2007 NAACP letter said Obamacare-style Medicare Advantage cuts would hurt millions of minorities
The National Association for the Advancement of Colored People (NAACP) sent a letter to Congress in March 2007 stating that proposed Medicare Advantage cuts — like the kind later imposed by Obamacare — would damage the lives of millions of low-income minorities.
Obamacare raided $300 billion from privately-run Medicare Advantage plans for its own funding, which will begin affecting seniors in 2014.
A more moderate Medicare Advantage cut previously angered the NAACP and the League of United Latin American Citizens.
The Democratic-proposed State Children’s Health Insurance Program (SCHIP) Reauthorization Act aimed to “equalize” payments to higher-benefit Medicare Advantage plans with payments to traditional Medicare. The bill was supposed to transfer the money from the Medicare Advantage cuts to beef up funding for the CHIP (previously SCHIP), which provides federal matching funds to states for health insurance for children.
The bill passed both houses of Congress before President George W. Bush vetoed it, citing the bill’s effective redistribution of funds from poor seniors to middle-class families. The House of Representatives under Speaker Nancy Pelosi failed to override Bush’s veto.
The Congressional Budget Office’s estimates predicted the bill would have caused $50 billion in Medicare Advantage cuts in five years and $157 billion in cuts by 2017 — still billions less than Obamacare cut the program in one fell swoop.
“[Medicare Advantage] MA plans – private health plan options that provide coverage to 8.3 million Medicare beneficiaries – disproportionately provide coverage to low-income and racial and ethnic minority beneficiaries,” according to a letter the NAACP sent to Congress.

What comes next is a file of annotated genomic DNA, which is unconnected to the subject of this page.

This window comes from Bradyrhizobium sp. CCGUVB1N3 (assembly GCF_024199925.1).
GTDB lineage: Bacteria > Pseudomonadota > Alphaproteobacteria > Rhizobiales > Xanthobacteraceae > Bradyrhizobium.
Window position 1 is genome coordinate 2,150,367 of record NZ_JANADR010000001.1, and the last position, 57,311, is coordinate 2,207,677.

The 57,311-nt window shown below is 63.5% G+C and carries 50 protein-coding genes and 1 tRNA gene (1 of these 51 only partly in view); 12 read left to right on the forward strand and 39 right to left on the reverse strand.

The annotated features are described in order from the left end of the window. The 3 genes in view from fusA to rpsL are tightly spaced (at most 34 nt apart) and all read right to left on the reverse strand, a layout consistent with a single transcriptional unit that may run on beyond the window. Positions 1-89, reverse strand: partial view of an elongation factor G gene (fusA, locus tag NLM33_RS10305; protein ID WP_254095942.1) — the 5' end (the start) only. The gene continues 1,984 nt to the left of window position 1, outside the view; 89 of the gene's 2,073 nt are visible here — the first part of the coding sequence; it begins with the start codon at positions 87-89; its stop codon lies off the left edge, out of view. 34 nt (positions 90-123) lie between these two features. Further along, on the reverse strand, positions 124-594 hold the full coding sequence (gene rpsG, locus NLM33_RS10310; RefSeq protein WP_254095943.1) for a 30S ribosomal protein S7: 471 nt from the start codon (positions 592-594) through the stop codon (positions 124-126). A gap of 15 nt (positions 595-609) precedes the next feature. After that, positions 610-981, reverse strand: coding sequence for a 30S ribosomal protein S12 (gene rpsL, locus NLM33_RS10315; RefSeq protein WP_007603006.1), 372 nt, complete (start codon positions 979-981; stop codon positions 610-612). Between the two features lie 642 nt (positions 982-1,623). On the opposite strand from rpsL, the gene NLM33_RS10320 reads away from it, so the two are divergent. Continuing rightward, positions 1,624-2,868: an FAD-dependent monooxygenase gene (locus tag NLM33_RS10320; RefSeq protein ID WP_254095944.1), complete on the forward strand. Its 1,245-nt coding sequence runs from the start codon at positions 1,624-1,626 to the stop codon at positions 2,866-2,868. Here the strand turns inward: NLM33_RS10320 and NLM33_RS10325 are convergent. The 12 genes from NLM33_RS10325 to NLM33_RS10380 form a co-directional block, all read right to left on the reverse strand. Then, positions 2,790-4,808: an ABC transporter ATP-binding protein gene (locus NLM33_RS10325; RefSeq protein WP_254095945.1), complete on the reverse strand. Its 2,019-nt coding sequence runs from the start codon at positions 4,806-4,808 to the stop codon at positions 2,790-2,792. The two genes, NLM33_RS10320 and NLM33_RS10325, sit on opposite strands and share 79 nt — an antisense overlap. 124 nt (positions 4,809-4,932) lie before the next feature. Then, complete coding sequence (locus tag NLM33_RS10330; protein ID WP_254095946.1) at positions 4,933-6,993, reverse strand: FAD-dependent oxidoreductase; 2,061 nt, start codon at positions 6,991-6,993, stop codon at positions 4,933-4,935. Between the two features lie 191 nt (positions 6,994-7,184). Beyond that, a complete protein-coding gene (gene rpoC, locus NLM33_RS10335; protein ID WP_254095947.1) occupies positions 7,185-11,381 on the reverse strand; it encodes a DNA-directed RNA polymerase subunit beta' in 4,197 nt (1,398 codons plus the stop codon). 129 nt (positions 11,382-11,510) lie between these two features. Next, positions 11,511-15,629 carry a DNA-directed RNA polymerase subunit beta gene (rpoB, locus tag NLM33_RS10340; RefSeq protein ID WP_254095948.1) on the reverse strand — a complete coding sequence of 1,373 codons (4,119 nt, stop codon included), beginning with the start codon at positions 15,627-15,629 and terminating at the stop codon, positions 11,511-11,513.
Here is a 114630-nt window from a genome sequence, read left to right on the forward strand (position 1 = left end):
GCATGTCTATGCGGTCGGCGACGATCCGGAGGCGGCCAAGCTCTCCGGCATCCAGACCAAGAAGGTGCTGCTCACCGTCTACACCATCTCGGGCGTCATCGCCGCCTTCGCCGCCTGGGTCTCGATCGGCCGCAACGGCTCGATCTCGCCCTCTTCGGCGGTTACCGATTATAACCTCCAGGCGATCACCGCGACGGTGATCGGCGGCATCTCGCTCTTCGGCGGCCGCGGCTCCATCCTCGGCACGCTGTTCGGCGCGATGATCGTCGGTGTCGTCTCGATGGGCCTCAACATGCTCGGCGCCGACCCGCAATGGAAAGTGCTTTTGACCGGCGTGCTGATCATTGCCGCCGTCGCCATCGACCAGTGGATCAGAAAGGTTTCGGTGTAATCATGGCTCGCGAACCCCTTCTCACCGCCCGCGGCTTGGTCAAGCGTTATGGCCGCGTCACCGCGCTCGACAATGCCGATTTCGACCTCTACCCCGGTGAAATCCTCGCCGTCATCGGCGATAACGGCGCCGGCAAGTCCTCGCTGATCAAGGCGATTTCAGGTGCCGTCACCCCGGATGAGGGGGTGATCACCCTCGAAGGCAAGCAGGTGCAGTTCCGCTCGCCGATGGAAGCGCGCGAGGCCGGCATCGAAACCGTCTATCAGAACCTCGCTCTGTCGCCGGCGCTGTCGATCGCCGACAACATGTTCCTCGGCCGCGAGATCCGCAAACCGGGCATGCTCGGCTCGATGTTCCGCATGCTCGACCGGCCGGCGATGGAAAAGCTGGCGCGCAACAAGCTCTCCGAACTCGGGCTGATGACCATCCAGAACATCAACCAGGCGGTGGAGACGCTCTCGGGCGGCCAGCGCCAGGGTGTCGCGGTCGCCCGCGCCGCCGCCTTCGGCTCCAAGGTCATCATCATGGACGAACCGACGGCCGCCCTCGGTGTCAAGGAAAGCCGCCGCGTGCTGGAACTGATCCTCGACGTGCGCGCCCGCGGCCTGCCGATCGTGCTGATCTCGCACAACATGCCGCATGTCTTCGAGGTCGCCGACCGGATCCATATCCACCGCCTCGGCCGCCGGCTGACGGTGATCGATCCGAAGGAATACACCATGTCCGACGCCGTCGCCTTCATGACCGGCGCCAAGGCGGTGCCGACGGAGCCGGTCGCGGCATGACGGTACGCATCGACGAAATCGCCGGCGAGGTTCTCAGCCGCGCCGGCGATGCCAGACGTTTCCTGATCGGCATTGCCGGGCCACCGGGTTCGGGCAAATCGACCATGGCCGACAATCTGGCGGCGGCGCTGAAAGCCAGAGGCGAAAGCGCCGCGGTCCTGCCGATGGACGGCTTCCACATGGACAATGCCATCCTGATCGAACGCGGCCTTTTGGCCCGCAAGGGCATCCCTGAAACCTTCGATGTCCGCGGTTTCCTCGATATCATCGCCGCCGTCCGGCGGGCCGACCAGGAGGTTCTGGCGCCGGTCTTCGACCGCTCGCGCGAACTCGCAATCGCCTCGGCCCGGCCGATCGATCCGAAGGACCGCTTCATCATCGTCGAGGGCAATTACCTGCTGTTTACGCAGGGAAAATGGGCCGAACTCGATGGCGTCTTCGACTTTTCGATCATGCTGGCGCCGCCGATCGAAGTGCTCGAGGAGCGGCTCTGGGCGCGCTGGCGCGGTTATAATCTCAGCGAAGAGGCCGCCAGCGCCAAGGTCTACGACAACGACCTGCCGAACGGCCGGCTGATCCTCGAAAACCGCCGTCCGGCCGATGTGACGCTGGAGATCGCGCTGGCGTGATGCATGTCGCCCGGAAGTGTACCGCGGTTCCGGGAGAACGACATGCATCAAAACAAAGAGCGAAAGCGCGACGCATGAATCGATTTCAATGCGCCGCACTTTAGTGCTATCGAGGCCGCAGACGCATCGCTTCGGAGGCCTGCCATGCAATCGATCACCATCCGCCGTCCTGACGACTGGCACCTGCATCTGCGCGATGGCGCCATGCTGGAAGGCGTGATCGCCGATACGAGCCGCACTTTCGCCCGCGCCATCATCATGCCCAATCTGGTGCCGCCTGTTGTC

“Specifically, 40 percent of African Americans without Medicaid or employer coverage rely on comprehensive health insurance coverage provided by MA plans. By providing more comprehensive benefits and lower cost-sharing than traditional Medicare, MA plans help racial and ethnic minority populations gain access to health care services that are critical to their long-term health and well-being,” the NAACP letter read.
“Reduced funding for the MA program would have a negative impact on the health and health care of millions of Medicare beneficiaries – particularly for low-income and minority beneficiaries,” the letter continued.
“We urge you not to backtrack on these priorities by cutting funding for the MA program. This program is vitally important to the health and well-being of racial and ethnic minorities who rely on MA to provide them with the comprehensive, affordable, and coordinated care they need,” the NAACP letter added.
“Ensuring access to high quality, affordable health care is one of our top priorities, and one that is especially critical in the Hispanic community. We firmly believe Medicare Advantage is helping meet this challenge for Hispanic seniors,” the League of United Latin American Citizens stated in its own letter to Congress.
“Minorities across the country would be hit especially hard by the Democratic cuts to Medicare Advantage, because 40 percent of all Medicare-eligible African Americans and 53 percent of all eligible Latinos are enrolled in Medicare Advantage plans,” Republican Rep. Pat Tibieri stated in 2007.
Former Congressional Black Caucus Chairman Louis Stokes lobbied caucus members on behalf of UnitedHealth Group, the nation’s largest Medicare Advantage insurer, to oppose the 2007 bill because Medicare Advantage benefits minorities.
NAACP Chairwoman Roslyn Brock recently said that Obamacare is “one of the most pressing civil rights issues for this generation” and that the law’s opponents “resist our noble cause.”